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That distributor gear is pretty finicky so I would personally go with the OEM part. The gear teeth are specially surfaced and the gear is tin plated for extra breakin protection.

No adjustment required for the rocker arms. Just bolt the assembly on, pull down the head bolt nuts that secure the bar evenly so as to not bend or stress the bar...i.e..don't tighten just one all the way down and then go to the next one, work each one down sequentially a turn at a time.
i agree on everything but the pushrods.

by your picture they look rough, with quite a bit of material gone,
you have to remember pushrods are hollow thin-wall tubes.
i'd pick up two pushrods while your there.
better two pushrods than to pull the motor down again to replace them and whatever else if/when they break.
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Thanks to you both for the input. I definitely will put out a few extra bucks to avoid the hassle of redoing this stuff. Granted I took on this project because I got this car for a steal and I wanted to pull a motor sooner or later. (only thing left is self taught tranny work) Might as well be on a car that I really like and will keep for a long time to come. Ordering parts tomorrow am. I think I will go ahead with the pellets too, just for the principle of the matter. Thanks again.
Oh, and I don't remember who that is on this forum that is always like "junk it!" when it comes to the ht4100 and cam lobe problems, but I think this is going to be alright when I'm done, so i'm glad I didn't listen.:suspense: I'm the type that likes things original for the most part.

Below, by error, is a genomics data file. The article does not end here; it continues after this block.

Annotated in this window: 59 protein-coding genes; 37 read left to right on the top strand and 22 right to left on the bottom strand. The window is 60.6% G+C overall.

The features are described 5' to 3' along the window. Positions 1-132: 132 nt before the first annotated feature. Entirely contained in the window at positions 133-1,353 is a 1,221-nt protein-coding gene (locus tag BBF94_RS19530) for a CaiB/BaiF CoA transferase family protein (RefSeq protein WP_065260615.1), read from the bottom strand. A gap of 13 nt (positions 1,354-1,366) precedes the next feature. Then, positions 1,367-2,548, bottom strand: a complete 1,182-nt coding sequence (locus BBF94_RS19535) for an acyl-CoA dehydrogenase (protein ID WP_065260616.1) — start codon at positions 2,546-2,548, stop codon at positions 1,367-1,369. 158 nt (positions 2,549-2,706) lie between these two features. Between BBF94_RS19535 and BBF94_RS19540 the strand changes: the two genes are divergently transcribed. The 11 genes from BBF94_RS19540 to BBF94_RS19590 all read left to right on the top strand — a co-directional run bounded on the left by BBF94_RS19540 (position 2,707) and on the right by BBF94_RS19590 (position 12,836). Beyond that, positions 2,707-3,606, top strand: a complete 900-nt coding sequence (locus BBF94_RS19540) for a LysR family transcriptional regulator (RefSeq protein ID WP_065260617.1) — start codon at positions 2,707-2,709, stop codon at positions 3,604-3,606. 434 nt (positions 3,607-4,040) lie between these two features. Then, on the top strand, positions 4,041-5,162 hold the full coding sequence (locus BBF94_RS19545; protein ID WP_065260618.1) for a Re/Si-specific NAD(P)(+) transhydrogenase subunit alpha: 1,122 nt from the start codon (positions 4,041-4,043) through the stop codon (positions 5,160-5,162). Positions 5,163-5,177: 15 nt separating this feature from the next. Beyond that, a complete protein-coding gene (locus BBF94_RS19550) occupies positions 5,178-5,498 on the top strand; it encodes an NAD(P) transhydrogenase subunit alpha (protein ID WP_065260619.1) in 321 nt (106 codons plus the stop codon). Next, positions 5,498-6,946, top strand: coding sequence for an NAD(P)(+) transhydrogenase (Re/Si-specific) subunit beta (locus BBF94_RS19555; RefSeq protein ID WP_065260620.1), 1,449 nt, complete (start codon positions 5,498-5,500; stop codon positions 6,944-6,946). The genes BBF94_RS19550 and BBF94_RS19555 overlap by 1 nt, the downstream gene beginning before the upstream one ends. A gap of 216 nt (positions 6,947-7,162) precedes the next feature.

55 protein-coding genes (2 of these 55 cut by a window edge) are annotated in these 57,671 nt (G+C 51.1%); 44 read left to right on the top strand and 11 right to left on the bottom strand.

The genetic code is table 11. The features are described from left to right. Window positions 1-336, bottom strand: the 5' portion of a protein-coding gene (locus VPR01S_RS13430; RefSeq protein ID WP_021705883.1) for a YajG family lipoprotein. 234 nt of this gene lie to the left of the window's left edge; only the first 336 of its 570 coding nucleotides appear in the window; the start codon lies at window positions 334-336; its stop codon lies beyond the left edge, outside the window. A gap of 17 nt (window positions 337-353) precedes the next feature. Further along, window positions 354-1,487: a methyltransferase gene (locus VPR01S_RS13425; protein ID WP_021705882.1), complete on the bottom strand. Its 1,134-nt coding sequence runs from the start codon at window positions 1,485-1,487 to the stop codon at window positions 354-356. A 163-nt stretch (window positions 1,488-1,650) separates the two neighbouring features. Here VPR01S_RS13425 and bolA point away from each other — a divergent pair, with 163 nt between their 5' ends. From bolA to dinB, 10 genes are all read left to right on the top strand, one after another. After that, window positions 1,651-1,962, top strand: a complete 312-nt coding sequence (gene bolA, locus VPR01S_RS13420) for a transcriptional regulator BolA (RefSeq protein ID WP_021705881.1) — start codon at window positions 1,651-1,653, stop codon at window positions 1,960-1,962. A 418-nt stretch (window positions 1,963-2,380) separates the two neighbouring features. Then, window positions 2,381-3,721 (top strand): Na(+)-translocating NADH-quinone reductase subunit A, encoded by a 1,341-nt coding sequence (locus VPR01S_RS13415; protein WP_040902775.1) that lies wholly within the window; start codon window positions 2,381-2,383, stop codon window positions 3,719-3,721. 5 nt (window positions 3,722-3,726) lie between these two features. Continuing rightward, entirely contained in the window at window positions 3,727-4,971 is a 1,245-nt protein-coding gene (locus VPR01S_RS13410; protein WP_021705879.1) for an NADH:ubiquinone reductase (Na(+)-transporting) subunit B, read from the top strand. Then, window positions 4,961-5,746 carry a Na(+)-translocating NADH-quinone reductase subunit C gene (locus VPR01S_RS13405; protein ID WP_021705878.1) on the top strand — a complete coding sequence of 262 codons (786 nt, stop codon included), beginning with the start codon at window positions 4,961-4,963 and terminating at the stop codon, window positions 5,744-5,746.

one more thanks,
Chevelle gave good advice on the reassembly of the engine, but if you feel better replace the push rods. It's good peace of mind.

Absolutely replace that cam gear. Even the aftermarlet suppliers recommend using the new GM gear. It is a must.

The lifters can be placed into the engie without priming, but can be primed if you wish. Usually I just drop them all into a container of oil overnight and then install them.

Make sure you use camshaft pre lube on the lobes. The EOS works good for this, or you can purchase pre lube separately form GM or the aftermarket. Often a new cam will come with a container of it.

The 4.1 engine did not have any cam lobe issues, per se. The cam lobes and lifters have proven to be able to run virtually forever given proper lubrication. Some of them did have an issue with coolant intrusion into the crankcase which lead to the crankcase oil becoming contaminated causing cam lobe wear from lack of lubrication. So, the point is, the use of the coolant sealant pellets is not a matter of principal it is a required item in the service manual and is necessary to keep any internal coolant leaks from contaminating the engine oil. It is important to use it for a fact, not a matter of principal.